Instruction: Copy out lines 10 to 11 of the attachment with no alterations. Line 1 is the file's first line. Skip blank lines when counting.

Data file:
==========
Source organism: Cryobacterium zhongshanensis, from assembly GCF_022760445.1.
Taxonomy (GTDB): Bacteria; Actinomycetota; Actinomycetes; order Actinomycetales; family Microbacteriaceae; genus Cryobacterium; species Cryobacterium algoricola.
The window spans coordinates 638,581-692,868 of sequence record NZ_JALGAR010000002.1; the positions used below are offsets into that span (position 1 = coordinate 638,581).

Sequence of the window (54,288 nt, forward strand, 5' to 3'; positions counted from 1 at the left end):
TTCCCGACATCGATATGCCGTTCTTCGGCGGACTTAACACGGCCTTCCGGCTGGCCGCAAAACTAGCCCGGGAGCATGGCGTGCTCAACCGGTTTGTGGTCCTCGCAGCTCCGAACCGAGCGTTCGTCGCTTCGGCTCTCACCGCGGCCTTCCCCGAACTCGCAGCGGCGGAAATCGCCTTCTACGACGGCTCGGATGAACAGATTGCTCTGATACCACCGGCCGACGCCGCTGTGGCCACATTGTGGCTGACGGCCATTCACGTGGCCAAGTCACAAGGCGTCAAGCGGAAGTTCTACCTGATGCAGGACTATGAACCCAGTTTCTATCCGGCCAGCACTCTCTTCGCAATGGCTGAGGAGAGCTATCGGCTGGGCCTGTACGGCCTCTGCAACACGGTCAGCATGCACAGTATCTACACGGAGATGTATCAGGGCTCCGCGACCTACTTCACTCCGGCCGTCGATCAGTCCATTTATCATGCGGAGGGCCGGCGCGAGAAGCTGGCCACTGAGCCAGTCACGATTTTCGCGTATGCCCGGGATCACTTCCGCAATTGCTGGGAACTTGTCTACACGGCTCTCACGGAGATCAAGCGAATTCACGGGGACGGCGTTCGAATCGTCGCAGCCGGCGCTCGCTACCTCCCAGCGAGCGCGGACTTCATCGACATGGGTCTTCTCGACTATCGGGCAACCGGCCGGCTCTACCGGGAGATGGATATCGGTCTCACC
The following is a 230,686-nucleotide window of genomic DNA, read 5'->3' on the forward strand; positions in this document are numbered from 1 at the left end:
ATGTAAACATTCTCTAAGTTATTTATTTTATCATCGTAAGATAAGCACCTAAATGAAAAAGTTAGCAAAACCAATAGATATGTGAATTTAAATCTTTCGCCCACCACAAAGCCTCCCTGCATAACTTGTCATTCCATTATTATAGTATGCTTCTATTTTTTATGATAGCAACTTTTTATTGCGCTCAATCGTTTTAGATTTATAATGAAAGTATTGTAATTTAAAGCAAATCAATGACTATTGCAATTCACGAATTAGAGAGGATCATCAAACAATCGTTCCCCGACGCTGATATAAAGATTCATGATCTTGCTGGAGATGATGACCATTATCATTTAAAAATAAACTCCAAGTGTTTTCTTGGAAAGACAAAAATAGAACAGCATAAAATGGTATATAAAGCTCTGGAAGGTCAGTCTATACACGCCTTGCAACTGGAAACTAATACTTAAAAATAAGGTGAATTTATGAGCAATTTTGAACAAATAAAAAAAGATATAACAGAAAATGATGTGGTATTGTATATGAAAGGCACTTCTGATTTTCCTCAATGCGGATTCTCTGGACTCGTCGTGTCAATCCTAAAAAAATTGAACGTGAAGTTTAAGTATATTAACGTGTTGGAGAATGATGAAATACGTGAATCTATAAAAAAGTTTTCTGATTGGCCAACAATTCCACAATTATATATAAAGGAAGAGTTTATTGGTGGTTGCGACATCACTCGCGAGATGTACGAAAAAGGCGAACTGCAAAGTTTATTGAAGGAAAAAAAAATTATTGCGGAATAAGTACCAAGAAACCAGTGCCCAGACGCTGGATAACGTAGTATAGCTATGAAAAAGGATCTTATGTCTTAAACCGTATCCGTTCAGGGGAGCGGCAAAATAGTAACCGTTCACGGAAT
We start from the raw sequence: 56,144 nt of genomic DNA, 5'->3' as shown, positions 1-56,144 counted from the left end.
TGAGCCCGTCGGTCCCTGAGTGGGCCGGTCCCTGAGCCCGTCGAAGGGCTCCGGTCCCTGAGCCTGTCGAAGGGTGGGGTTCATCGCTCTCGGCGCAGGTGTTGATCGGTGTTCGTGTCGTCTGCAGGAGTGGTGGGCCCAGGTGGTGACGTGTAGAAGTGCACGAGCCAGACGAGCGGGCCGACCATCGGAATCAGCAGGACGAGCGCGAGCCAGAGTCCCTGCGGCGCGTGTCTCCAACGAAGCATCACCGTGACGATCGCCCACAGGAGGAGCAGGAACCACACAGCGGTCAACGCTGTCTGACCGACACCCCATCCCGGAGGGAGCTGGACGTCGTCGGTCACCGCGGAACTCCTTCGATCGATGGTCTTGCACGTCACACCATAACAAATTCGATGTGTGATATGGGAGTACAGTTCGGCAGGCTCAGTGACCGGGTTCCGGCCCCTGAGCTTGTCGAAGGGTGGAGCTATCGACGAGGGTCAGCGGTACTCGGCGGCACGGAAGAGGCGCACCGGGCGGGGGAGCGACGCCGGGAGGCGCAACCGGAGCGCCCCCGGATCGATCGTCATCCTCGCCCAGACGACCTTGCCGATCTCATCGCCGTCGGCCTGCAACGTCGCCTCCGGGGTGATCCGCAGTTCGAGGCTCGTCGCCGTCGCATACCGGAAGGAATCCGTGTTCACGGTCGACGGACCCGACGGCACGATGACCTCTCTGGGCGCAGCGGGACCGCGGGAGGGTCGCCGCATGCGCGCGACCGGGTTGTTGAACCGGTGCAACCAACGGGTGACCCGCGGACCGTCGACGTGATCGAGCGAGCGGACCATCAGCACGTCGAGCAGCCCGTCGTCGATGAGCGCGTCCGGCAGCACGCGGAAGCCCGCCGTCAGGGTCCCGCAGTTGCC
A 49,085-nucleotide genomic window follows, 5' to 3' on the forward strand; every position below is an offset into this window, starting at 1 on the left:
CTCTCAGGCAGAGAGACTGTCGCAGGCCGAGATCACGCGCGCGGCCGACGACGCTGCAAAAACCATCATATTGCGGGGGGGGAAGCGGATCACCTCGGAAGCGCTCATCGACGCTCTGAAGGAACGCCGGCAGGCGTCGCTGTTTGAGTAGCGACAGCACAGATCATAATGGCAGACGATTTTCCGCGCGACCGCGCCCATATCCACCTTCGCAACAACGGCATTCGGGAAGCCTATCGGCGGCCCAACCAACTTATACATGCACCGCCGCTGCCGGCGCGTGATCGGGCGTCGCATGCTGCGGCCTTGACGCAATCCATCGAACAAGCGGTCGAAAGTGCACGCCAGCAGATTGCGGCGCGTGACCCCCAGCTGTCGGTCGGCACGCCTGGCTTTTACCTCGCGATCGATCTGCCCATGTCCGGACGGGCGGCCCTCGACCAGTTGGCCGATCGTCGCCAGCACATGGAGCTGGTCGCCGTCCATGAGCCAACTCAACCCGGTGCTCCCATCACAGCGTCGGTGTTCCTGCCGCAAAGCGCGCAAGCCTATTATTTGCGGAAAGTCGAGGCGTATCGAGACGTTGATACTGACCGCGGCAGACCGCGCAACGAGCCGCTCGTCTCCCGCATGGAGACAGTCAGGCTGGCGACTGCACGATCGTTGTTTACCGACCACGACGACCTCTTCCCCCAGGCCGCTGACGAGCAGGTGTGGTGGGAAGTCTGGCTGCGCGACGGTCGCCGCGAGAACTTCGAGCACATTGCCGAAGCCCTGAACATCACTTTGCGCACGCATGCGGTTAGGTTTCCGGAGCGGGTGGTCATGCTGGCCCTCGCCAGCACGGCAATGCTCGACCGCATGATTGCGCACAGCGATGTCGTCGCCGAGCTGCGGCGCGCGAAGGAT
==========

A 49,085-nucleotide genomic window follows, 5' to 3' on the forward strand; every position below is an offset into this window, starting at 1 on the left:
CTCTCAGGCAGAGAGACTGTCGCAGGCCGAGATCACGCGCGCGGCCGACGACGCTGCAAAAACCATCATATTGCGGGGGGGGAAGCGGATCACCTCGGAAGCGCTCATCGACGCTCTGAAGGAACGCCGGCAGGCGTCGCTGTTTGAGTAGCGACAGCACAGATCATAATGGCAGACGATTTTCCGCGCGACCGCGCCCATATCCACCTTCGCAACAACGGCATTCGGGAAGCCTATCGGCGGCCCAACCAACTTATACATGCACCGCCGCTGCCGGCGCGTGATCGGGCGTCGCATGCTGCGGCCTTGACGCAATCCATCGAACAAGCGGTCGAAAGTGCACGCCAGCAGATTGCGGCGCGTGACCCCCAGCTGTCGGTCGGCACGCCTGGCTTTTACCTCGCGATCGATCTGCCCATGTCCGGACGGGCGGCCCTCGACCAGTTGGCCGATCGTCGCCAGCACATGGAGCTGGTCGCCGTCCATGAGCCAACTCAACCCGGTGCTCCCATCACAGCGTCGGTGTTCCTGCCGCAAAGCGCGCAAGCCTATTATTTGCGGAAAGTCGAGGCGTATCGAGACGTTGATACTGACCGCGGCAGACCGCGCAACGAGCCGCTCGTCTCCCGCATGGAGACAGTCAGGCTGGCGACTGCACGATCGTTGTTTACCGACCACGACGACCTCTTCCCCCAGGCCGCTGACGAGCAGGTGTGGTGGGAAGTCTGGCTGCGCGACGGTCGCCGCGAGAACTTCGAGCACATTGCCGAAGCCCTGAACATCACTTTGCGCACGCATGCGGTTAGGTTTCCGGAGCGGGTGGTCATGCTGGCCCTCGCCAGCACGGCAATGCTCGACCGCATGATTGCGCACAGCGATGTCGTCGCCGAGCTGCGGCGCGCGAAGGAT